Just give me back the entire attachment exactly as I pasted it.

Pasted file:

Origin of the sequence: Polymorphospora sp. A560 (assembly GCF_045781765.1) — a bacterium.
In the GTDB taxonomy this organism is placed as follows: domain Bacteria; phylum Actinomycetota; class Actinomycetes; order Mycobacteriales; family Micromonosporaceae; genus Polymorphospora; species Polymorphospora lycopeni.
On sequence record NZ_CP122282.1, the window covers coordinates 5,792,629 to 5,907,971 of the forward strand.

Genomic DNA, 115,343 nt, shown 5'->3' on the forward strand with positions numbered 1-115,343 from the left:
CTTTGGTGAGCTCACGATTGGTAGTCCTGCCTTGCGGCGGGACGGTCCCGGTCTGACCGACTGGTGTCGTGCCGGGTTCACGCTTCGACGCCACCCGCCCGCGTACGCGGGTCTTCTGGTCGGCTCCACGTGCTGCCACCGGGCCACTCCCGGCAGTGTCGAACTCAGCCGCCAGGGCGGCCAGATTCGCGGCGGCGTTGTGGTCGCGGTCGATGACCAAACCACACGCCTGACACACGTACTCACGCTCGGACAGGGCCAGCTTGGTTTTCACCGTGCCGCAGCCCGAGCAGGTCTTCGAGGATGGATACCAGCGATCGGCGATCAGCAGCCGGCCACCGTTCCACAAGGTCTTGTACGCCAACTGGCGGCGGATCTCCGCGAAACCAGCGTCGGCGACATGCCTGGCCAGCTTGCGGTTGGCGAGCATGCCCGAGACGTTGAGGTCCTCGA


Origin of the sequence: Polymorphospora sp. A560 (assembly GCF_045781765.1) — a bacterium.
In the GTDB taxonomy this organism is placed as follows: domain Bacteria; phylum Actinomycetota; class Actinomycetes; order Mycobacteriales; family Micromonosporaceae; genus Polymorphospora; species Polymorphospora lycopeni.
On sequence record NZ_CP122282.1, the window covers coordinates 5,792,629 to 5,907,971 of the forward strand.

Genomic DNA, 115,343 nt, shown 5'->3' on the forward strand with positions numbered 1-115,343 from the left:
CTTTGGTGAGCTCACGATTGGTAGTCCTGCCTTGCGGCGGGACGGTCCCGGTCTGACCGACTGGTGTCGTGCCGGGTTCACGCTTCGACGCCACCCGCCCGCGTACGCGGGTCTTCTGGTCGGCTCCACGTGCTGCCACCGGGCCACTCCCGGCAGTGTCGAACTCAGCCGCCAGGGCGGCCAGATTCGCGGCGGCGTTGTGGTCGCGGTCGATGACCAAACCACACGCCTGACACACGTACTCACGCTCGGACAGGGCCAGCTTGGTTTTCACCGTGCCGCAGCCCGAGCAGGTCTTCGAGGATGGATACCAGCGATCGGCGATCAGCAGCCGGCCACCGTTCCACAAGGTCTTGTACGCCAACTGGCGGCGGATCTCCGCGAAACCAGCGTCGGCGACATGCCTGGCCAGCTTGCGGTTGGCGAGCATGCCCGAGACGTTGAGGTCCTCGA